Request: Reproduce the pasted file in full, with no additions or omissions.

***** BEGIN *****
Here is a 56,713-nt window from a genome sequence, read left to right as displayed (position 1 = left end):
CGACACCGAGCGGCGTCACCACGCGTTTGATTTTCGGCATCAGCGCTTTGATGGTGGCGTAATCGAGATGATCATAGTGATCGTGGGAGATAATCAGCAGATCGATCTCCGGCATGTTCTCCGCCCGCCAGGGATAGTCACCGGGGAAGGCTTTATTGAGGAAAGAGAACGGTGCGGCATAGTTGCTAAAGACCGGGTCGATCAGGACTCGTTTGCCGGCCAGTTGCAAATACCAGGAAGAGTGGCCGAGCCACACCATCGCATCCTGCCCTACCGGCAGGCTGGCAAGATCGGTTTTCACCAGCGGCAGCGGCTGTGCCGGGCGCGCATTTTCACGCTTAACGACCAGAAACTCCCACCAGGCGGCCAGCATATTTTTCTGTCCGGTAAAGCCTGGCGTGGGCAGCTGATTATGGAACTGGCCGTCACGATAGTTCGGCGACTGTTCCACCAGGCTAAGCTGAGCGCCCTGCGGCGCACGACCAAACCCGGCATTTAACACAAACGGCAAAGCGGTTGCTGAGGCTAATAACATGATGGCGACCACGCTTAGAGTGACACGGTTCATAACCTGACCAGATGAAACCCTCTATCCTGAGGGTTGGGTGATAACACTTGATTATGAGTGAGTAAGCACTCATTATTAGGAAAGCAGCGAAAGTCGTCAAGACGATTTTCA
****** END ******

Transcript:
Here is a 56,713-nt window from a genome sequence, read left to right as displayed (position 1 = left end):
CGACACCGAGCGGCGTCACCACGCGTTTGATTTTCGGCATCAGCGCTTTGATGGTGGCGTAATCGAGATGATCATAGTGATCGTGGGAGATAATCAGCAGATCGATCTCCGGCATGTTCTCCGCCCGCCAGGGATAGTCACCGGGGAAGGCTTTATTGAGGAAAGAGAACGGTGCGGCATAGTTGCTAAAGACCGGGTCGATCAGGACTCGTTTGCCGGCCAGTTGCAAATACCAGGAAGAGTGGCCGAGCCACACCATCGCATCCTGCCCTACCGGCAGGCTGGCAAGATCGGTTTTCACCAGCGGCAGCGGCTGTGCCGGGCGCGCATTTTCACGCTTAACGACCAGAAACTCCCACCAGGCGGCCAGCATATTTTTCTGTCCGGTAAAGCCTGGCGTGGGCAGCTGATTATGGAACTGGCCGTCACGATAGTTCGGCGACTGTTCCACCAGGCTAAGCTGAGCGCCCTGCGGCGCACGACCAAACCCGGCATTTAACACAAACGGCAAAGCGGTTGCTGAGGCTAATAACATGATGGCGACCACGCTTAGAGTGACACGGTTCATAACCTGACCAGATGAAACCCTCTATCCTGAGGGTTGGGTGATAACACTTGATTATGAGTGAGTAAGCACTCATTATTAGGAAAGCAGCGAAAGTCGTCAAGACGATTTTCA